02/22/2013 4:44PM

Jay Hovdey: 'Champions' a movie that needs no embellishment


My favorite disclaimer at the beginning of a movie is from “Butch Cassidy and the Sundance Kid,” to wit:

“Most of what follows is true.”

There followed an hour and 50 minutes of tongue-in-cheeky, anachronistic, Wild West mythmaking of the highest order, plus an Academy Award for Best Original Screenplay of 1969.

This year’s movies in the mix for the Oscars, to be passed out Sunday night in Los Angeles, include several with at least one foot in some form of reality. There was, in fact, an Abraham Lincoln, an Osama bin Laden, and a French Revolution. Slavery once was tolerated in the United States, and there was an American hostage crisis in Iran. To what degree any of those very serious subjects is accurately portrayed in their corresponding movies is the stuff of worthwhile debate. However, as to what their creators felt in terms of obligation to the truth, “Zero Dark Thirty” seemed to cover all the bases with its half-baked disclaimer, “Based on real events.”

So is “South Park.”

For this movie fan, Oscar time always lights up a list of all-time favorite flicks that go slumming in the world of sports, both major and minor. It’s easy enough to cobble together something on baseball, basketball or boxing, and football movies have been cool ever since Burt Reynolds rolled his girlfriend’s Citroen-Maserati off the end of that pier in “The Longest Yard.” There also have been movies made about ice hockey, bronc riding, rugby, wrestling, golf (big fan of “Bannon”), track (but not field), and, believe it or not, tennis.

Horse racing movies hold a special place in the heart, be they world-class entertainments like “Day at the Races” and “Let It Ride,” noble attempts at historical drama like “Seabiscuit” and “Phar Lap,” or cartoonish hoot-fests like “The Longshot” and “Hot to Trot.” You got a problem with Bobcat Goldthwaite in silks?

For my money, at any window, the best horse racing tale ever committed to film was the 1984 entry “Champions.” The real events on which it was based were both so outrageously melodramatic and widely documented that the movie’s introductory image of white words on a black screen could be taken as a defiant challenge to suggest otherwise:

“This is a true story. . . .”

Given the credits of its director, John Irvin, it should have been no surprise that “Champions” was a good movie and still is. Irvin’s best known work includes “Dogs of War” (Christopher Walken as a quirky mercenary), “Hamburger Hill” (an unflinching Vietnam tragedy), and “When Trumpets Fade” (just see it). Irvin also directed Alec Guiness through the seminal British TV treatment of John Le Carre’s “Tinker Tailor Soldier Spy,” against which the more recent, highly praised theatrical version comes off like a little boy trying on his father’s shoes.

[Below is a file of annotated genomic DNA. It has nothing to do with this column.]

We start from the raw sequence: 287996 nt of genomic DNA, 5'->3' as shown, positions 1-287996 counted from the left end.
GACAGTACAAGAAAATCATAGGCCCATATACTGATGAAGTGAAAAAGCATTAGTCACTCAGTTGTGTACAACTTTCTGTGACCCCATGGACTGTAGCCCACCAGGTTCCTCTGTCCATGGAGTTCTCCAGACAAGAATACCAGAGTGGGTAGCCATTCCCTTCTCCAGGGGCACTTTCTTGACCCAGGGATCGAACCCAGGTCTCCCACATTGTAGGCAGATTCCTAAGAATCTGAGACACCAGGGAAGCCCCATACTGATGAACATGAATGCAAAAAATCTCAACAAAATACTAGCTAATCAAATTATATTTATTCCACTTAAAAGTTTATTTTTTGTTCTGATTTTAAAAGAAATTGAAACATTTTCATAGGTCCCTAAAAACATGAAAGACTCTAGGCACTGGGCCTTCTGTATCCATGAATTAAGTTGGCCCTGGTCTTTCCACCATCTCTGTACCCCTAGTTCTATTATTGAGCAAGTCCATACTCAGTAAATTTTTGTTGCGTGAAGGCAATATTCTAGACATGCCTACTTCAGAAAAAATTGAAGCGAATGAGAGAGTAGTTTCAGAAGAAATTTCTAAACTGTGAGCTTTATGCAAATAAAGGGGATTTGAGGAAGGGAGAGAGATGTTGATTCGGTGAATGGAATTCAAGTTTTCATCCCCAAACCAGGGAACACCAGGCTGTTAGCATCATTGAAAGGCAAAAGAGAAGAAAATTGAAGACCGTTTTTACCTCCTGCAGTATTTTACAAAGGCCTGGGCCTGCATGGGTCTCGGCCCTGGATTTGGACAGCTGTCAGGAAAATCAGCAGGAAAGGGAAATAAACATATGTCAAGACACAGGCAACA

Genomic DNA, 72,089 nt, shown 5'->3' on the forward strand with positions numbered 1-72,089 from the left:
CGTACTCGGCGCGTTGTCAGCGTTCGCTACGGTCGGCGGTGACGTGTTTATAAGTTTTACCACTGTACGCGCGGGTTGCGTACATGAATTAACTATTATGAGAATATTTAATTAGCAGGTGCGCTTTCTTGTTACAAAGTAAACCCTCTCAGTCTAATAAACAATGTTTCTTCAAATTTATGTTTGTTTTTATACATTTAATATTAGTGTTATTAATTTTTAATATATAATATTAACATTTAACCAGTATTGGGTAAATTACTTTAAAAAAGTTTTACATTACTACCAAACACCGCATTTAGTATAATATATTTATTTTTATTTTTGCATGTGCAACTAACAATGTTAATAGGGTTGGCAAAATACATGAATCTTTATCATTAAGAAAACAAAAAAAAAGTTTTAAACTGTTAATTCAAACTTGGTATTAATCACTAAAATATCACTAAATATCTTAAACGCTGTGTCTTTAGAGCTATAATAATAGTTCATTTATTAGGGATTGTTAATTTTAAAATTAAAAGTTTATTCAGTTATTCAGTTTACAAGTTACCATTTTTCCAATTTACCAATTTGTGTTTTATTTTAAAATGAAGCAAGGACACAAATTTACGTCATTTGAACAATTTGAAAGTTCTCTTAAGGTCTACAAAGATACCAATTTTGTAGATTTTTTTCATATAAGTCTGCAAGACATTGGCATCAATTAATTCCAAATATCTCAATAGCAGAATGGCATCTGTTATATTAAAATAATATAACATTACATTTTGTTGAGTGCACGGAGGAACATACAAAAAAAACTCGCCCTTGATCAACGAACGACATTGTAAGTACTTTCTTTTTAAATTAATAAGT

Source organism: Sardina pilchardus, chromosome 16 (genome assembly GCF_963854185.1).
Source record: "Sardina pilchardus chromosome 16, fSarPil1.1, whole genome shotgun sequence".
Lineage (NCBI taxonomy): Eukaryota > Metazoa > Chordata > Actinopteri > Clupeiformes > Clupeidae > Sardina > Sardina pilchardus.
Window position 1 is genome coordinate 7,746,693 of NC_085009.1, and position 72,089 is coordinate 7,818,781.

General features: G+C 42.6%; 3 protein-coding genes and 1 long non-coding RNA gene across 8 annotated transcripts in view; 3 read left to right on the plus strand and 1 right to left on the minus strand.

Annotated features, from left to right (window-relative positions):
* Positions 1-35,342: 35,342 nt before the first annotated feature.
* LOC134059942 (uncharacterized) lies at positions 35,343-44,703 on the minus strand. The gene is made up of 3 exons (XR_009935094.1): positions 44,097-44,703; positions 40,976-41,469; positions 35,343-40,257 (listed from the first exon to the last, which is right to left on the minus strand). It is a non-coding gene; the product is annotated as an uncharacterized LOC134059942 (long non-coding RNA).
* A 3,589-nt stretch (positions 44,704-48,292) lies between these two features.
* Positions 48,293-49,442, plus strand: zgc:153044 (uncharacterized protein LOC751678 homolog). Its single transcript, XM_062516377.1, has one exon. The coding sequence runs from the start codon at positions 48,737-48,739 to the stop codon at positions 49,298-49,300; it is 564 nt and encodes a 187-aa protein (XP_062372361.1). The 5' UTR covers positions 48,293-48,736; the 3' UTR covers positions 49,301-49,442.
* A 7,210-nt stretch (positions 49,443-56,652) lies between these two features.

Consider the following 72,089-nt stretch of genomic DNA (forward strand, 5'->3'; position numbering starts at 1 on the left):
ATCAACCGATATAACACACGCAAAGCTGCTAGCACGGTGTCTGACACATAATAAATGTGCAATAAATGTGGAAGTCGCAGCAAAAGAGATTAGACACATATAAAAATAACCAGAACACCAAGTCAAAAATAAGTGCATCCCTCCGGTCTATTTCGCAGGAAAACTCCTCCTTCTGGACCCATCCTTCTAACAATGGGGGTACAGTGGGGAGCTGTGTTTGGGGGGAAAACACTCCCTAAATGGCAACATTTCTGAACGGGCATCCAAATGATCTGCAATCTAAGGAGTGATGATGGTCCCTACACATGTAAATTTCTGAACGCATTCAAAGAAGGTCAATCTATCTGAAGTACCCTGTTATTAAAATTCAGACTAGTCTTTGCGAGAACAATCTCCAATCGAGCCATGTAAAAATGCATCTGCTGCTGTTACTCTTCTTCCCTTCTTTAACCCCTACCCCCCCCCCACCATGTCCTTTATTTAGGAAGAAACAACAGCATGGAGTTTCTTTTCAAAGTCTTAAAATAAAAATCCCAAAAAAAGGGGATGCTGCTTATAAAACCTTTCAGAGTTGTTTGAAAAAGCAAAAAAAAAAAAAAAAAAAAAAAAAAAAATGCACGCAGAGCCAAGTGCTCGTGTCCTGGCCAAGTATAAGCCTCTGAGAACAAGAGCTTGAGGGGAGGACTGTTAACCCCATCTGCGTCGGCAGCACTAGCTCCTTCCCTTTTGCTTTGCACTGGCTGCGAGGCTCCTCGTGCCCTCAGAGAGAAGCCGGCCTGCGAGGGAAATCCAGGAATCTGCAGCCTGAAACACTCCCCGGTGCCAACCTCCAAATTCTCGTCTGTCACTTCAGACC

It was true that Bob Champion, his real name, was a successful steeplechase jockey in England, just as it was true that his best partner, Aldaniti, was a stout-hearted steeplechaser who seemed on the verge of bigger things as the 1978-79 National Hunt season in England came to an end.

That also is when Champion was found to have testicular cancer.

The following season, with Champion ravaged by the effects of what was then a radical new cancer treatment called chemotherapy, Aldaniti returned to the races and promptly injured a tendon so badly that his career was clearly at an end. Let the record show that both Champion and Aldaniti not only recovered, they went on to win England’s greatest steeplechase prize, the Grand National at Aintree, on April 4, 1981.

Whether the viewer knows the story going in matters not. Just as we know both the 16th president and the world’s most notorious terrorist will be eventually shot dead in the end apparently has not spoiled widespread appreciation of either “Lincoln” or “Zero Dark Thirty.” With “Champions,” it is the getting there that has so many satisfying moments, both large and small, that can be appreciated by the most discerning racetracker.

What does Champion say after his second surgery, a death sentence hovering nearby? “When can I ride again?”

Haggard, weak, and freezing cold watching Aldaniti run without him, who does Champion console when the horse pulls up lame? The groom. When asked what he thinks of Aldaniti’s chances in the National, after both man and horse have made miracle comebacks, how does Champion reply? “The others had better start running now.”

John Hurt also looks fine on a horse and comfortable in their presence, something that could not be said of his encounter with an alien five years before making “Champions.”

As far as the racing, it looks real because most of it is. Irvin’s many cameras embrace both the soaring grace of steeplchasers in flight as well as the terrible violence when things go wrong. Then there is at all times the queasy, underlying contradiction that both Champion and Aldaniti are recovering their health in order to risk their lives in public.

The real Aldaniti (he played himself in much of the film) lived to the age of 27, while Bob Champion, now 64, has been among Great Britain’s most popular sports icons for the past three decades while raising millions for medical research through the Bob Champion Cancer Trust. And there will always be the movie.

“Champions” could have been a maudlin exercise in manipulative mush, trolling in the shopworn show biz clich é s of terminal illness and grace under fire. Instead, for reasons both artistic and technical, the film’s unapologetic commitment to horse racing as a natural piece of the cultural landscape provides the preposterous story with a firm grip on its own fate. In the end, “Champions” stands tall because there is nothing better than a true tale told well.